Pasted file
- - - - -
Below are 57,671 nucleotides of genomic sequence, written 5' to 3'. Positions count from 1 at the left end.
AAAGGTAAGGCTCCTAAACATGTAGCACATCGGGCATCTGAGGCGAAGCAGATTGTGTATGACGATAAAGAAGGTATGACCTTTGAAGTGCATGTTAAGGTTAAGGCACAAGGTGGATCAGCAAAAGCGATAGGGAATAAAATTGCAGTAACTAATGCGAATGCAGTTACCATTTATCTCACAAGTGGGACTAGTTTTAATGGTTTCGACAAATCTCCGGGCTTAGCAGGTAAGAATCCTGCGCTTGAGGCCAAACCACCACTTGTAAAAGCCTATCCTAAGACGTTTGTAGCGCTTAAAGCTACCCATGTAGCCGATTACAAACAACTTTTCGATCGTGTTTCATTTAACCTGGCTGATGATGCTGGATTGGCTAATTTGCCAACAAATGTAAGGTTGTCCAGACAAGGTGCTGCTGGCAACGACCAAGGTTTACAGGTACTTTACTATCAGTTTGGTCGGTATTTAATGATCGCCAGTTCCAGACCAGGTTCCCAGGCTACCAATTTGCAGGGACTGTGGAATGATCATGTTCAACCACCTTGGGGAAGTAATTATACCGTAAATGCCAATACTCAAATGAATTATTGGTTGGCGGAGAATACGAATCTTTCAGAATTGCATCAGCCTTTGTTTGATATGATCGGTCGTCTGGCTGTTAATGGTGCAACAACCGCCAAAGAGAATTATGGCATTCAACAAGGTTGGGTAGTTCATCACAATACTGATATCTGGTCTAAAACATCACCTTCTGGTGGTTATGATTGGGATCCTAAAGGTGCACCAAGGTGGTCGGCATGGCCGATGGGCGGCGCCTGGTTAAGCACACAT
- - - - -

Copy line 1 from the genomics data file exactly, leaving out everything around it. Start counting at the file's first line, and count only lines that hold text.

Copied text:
Below are 57,671 nucleotides of genomic sequence, written 5' to 3'. Positions count from 1 at the left end.